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[SOLVED] another decay problem

karush

Well-known member
Jan 31, 2012
2,769
If 40 grams of radioactive substance decomposes to 20 grams in 2 years, then to the nearest gram the amount left after 3 years is

well i used the $N(t)=N_{0}e^{-kt}$

So $20=40e^{-k2}$ thus deriving k=.3466

Thus $N(3) = 40e^{-.3466(3)}$ resulting in: $N(3)= 14.1410$ or approx $14g$

just seeing if this correct....thnx much(Cool)
 

pickslides

Member
Feb 1, 2012
57
I agree with your method and solution.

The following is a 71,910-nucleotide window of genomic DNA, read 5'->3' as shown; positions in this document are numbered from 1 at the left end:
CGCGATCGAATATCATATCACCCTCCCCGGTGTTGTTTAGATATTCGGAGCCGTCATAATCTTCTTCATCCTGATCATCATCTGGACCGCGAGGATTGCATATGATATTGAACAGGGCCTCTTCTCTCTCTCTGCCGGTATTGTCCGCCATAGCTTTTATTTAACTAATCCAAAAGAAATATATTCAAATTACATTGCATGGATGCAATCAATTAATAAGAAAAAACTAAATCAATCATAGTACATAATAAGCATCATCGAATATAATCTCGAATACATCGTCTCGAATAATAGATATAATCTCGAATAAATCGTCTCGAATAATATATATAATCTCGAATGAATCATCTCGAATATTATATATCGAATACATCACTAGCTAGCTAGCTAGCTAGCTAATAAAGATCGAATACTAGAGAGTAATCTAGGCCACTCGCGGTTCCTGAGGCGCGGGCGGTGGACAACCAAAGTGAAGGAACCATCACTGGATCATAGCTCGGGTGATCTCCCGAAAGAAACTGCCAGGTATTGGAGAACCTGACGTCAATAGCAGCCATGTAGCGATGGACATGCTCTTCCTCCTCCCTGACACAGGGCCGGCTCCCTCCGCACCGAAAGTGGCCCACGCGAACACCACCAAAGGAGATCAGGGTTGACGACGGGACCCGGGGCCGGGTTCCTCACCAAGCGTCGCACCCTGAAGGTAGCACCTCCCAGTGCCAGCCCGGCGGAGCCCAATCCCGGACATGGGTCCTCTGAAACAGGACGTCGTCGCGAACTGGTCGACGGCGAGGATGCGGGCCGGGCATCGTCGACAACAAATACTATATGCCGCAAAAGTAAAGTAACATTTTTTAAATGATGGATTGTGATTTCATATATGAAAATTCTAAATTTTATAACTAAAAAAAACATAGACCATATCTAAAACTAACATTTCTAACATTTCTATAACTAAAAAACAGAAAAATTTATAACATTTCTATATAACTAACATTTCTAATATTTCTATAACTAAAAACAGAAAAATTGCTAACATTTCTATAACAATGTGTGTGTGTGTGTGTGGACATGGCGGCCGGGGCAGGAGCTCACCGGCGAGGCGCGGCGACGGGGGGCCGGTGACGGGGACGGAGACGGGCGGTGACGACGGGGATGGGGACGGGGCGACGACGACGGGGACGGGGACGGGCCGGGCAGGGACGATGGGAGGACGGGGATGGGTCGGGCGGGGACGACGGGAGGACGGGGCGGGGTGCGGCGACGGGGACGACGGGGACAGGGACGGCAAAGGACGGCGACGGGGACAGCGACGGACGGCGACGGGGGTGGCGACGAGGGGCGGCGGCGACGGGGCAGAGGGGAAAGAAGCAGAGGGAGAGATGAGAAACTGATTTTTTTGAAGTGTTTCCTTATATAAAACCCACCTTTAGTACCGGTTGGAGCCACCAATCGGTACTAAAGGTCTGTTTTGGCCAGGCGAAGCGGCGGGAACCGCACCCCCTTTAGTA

CaptainBlack

Well-known member
Jan 26, 2012
890
If 40 grams of radioactive substance decomposes to 20 grams in 2 years, then to the nearest gram the amount left after 3 years is

well i used the $N(t)=N_{0}e^{-kt}$

So $20=40e^{-k2}$ thus deriving k=.3466

Thus $N(3) = 40e^{-.3466(3)}$ resulting in: $N(3)= 14.1410$ or approx $14g$

just seeing if this correct....thnx much(Cool)
As you are given a half-life of 2 years it makes more sense to express the decay by:

\[N(t)=N(0)\times 2^{-{t}/{t_{1/2}}}\]
where \(t_{1/2}\) is the half-life.

So for this problem:

\[N(3)=40 \times 2^{-3/2}\approx 14.1421\ {\rm{gram}}\]

CB